Wrong, in January I received a brief email informing me that I was not granted an interview. My journey to be part of that year’s JET Program was done. It was frustrating as hell to watch several of my classmates go on to the interviews, to tell them I was happy for them when really I was angry that it wasn’t me. More than a few tears were shed. The dreaded “What are your plans after college” question was answered with an “I don’t know.” My final semester flew by, my graduation came and went, and in July I bid farewell to a few of my good friends as I watched them go off to Japan without me.

In August, school started up and for the first time since I was 4 years old I wasn’t a “student”. A bit of a quarter-life-crisis set in as I applied for a few jobs, but I didn’t really pursue anything seriously. I helped my dad move to Canada, tried to help out my mother and grandfather, mostly I ended up hanging out with college buddies playing video games and watching movies. After I didn’t get an interview, I didn’t want anything to do with the JET Programme, but I had relaxed my stance over the months and determined that if application time rolled around and I wasn’t gainfully employed, I would apply once again.

Before I knew it, it was late October, and the only bright spot in my employment search was one call back from Barnes and Noble. That pesky JET Programme application came online, promising to whisk me away to Japan, make me a multi-millionaire (in yen, that is), and give me an experience few people have the chance to have. All I had to do was subject myself to the complicated, time-consuming, at-least-6-month-long application process once again.

It was a bit of deja-vu to apply again. I asked for letters of recommendation from the same two people who wrote them for me the previous year. Other than a few tweaked sentances, I sent in the same Statement of Purpose essay. I even mailed my application from the same Kinkos-FedEx location. To be honest, I was almost testing JET, to see if practically the same app. that didn’t get me an interview last year would get me in this year, so I could prove how random the whole process is!

In January, the interview announcements were out. Apparently adding the word “internationalization” to my SoP and listing my recent trip to Toronto, Canada as “inter-cultural experience” worked because I landed an interview. A few weeks later, I went before a panel at the Denver Japanese Consulate and had what I’d call an okay interview. I was nervous beyond belief (even though a lot of people told me I was pretty calm) and I completely bombed one question, but I wasn’t crying or anything.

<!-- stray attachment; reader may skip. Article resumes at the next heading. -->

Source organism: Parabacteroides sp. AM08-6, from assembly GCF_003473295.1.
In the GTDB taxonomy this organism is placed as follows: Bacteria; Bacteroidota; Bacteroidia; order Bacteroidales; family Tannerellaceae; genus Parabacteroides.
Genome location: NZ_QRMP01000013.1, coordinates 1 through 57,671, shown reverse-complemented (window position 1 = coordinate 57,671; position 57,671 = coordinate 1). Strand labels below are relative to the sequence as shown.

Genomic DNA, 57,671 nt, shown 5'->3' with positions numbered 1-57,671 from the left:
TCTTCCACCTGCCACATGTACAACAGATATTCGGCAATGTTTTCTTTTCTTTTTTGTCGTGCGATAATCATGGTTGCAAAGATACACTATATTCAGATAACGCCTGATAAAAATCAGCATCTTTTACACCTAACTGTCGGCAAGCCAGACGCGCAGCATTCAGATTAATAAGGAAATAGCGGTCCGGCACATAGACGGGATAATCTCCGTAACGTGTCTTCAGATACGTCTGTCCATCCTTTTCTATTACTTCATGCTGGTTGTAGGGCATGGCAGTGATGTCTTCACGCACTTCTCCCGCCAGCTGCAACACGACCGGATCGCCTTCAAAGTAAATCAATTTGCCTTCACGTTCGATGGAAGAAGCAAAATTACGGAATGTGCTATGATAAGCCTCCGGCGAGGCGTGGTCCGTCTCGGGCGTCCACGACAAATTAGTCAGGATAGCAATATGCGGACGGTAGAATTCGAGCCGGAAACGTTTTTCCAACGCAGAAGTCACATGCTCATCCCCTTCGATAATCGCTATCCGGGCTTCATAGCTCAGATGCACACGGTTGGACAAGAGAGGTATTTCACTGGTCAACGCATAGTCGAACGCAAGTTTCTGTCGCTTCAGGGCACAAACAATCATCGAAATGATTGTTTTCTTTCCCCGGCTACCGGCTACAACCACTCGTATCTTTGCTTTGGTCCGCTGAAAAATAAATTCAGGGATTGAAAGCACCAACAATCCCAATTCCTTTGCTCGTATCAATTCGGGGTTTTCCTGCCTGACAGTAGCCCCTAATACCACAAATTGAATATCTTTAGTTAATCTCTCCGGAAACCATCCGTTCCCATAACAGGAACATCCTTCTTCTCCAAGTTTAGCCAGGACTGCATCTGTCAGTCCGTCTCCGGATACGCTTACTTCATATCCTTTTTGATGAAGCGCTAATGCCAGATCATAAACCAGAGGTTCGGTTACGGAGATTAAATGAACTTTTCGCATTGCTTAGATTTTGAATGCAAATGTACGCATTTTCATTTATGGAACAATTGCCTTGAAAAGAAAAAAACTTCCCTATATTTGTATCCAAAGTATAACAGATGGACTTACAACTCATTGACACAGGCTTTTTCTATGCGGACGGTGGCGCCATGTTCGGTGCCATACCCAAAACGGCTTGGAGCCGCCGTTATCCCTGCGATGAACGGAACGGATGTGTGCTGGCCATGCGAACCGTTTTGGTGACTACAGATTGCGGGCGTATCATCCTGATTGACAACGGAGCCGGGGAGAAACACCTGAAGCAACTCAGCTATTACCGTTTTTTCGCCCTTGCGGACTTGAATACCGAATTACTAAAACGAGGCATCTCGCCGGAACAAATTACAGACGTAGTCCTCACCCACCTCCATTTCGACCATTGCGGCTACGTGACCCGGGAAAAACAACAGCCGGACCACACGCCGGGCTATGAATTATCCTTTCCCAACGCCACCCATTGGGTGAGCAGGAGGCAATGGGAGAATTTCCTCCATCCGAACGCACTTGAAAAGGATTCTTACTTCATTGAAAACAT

Another six weeks passed (Everything JET does is roughly measured in 6 weeks increments) and I received my email from the Consulate in early April. With my mom holding my hand, I opened it up to read this:

It is our great pleasure to inform you that you have successfully passed the 2nd stage of the screening process for the JET Program and have been selected as an alternate Assistant Language Teacher.

What?! Alternate? What.the.eff? Even more egregious was the email saying that I could be upgraded as late as October. Much like the previous year, everyone I knew that applied was shortlisted (i.e. they were in) and I was put in a position that was in some ways worst than simply being rejected. I tried to remain positive, a good percentage of JET alternates are eventually upgraded, but whenever I thought of JET, it depressed me. What did I do this time, why am I not freakin’ good enough for this program? My former classmates made their preparations as April ended, and then May. No word from JET.

In mid-June, my mom and I were driving to Estas Park when I started to cry, talking about how depressed the JET situation was making me. She told me she didn’t want me to go, and I said that that was it, I wasn’t going to wait around for the JET program anymore. So that was that, no more JET.

That same day we went to this Native American shop where this woman a few years older than me was working. We got to talking and it turned out she had been working and living in Japan for the last 5 years, married a Japanese man and had a super adorable son (who just happened to have the same name as this guy from my Japanese class that I had had a terrible crush on). I didn’t want to think too much of it, but it sure felt like one of those classic “signs”.

That happened on a Friday, the following Tuesday, I was mowing the lawn when my mom came out to tell me a Denver number was calling my cell. A moment later the home phone rang; it was the JET coordinator calling to ask if I was still interesting in being on the JET program. “I think so,” was all I could manage.

And that was it, 20 months after my first application to JET, I was finally heading to Japan. Now the fun would truly begin.